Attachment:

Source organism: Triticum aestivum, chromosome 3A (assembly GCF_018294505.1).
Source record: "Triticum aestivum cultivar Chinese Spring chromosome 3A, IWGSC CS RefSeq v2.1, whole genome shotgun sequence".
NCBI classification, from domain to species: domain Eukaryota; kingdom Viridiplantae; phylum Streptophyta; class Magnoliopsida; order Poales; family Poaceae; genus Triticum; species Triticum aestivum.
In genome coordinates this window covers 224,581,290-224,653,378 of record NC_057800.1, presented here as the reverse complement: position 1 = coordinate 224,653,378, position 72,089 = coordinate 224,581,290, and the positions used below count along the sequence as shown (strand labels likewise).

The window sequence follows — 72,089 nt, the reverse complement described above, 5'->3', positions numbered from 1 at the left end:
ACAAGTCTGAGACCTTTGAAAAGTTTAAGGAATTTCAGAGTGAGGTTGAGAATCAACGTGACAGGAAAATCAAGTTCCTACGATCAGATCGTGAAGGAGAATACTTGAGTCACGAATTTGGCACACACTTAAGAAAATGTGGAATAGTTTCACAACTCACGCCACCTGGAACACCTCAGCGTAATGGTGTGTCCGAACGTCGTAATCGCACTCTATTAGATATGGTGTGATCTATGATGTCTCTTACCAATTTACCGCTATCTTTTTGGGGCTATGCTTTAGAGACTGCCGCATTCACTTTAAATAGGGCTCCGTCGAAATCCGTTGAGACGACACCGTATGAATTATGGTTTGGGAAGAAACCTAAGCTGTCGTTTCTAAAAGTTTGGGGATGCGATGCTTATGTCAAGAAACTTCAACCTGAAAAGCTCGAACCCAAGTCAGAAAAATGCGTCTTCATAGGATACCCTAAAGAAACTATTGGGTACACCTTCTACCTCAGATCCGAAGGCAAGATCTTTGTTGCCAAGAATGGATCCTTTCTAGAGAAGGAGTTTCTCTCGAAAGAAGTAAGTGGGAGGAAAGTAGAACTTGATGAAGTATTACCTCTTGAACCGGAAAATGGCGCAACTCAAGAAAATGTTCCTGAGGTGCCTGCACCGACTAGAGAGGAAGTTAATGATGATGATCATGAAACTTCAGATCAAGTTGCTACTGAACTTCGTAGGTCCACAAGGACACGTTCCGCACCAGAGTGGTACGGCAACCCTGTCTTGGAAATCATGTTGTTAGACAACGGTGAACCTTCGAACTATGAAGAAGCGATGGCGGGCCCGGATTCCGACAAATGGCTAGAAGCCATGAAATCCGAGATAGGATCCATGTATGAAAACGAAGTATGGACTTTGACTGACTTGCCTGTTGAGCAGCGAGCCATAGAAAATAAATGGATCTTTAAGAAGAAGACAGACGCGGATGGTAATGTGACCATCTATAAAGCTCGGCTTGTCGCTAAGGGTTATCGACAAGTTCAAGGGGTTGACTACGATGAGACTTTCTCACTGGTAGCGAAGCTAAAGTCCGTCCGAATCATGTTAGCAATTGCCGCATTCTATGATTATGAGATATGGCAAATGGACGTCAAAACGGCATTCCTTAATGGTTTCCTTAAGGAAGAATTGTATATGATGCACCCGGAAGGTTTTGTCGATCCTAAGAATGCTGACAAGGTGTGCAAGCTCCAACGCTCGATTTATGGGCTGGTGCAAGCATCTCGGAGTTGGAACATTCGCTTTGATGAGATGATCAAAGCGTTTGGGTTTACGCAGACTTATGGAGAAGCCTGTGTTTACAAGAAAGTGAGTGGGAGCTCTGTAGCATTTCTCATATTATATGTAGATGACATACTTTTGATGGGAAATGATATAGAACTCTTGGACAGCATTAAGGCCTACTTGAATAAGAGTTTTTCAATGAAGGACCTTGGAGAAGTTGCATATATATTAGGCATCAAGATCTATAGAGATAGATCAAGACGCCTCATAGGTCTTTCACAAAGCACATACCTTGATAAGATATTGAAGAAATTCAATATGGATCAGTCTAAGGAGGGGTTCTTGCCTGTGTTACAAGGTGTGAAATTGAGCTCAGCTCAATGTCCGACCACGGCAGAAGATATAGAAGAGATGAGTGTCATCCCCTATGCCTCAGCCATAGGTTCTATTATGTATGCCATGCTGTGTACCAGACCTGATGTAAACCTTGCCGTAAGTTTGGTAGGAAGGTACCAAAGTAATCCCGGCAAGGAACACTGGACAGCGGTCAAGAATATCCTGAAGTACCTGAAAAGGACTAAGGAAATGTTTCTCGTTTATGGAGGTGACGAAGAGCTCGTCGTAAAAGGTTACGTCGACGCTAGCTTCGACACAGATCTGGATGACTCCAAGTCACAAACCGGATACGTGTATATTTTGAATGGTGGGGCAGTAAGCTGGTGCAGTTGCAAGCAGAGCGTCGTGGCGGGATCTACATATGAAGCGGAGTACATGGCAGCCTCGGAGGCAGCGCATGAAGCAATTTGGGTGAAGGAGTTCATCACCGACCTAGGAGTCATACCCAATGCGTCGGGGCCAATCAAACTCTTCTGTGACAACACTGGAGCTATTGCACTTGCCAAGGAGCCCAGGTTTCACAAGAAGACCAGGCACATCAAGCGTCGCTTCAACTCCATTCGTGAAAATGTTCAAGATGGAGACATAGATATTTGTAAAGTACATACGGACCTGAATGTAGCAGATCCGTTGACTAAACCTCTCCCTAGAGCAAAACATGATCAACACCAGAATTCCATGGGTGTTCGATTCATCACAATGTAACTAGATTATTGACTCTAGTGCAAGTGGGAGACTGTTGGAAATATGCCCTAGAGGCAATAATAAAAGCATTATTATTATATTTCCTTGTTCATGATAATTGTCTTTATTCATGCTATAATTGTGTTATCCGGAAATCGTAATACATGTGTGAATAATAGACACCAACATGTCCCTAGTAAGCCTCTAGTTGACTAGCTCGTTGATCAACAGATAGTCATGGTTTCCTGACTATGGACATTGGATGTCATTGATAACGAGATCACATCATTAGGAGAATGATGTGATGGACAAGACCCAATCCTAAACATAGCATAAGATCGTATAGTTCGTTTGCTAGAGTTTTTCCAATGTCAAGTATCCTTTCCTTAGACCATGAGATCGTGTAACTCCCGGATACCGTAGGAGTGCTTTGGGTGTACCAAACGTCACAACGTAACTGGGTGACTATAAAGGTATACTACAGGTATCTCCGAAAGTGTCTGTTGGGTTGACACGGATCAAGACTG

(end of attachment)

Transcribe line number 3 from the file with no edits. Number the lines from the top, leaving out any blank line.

NCBI classification, from domain to species: domain Eukaryota; kingdom Viridiplantae; phylum Streptophyta; class Magnoliopsida; order Poales; family Poaceae; genus Triticum; species Triticum aestivum.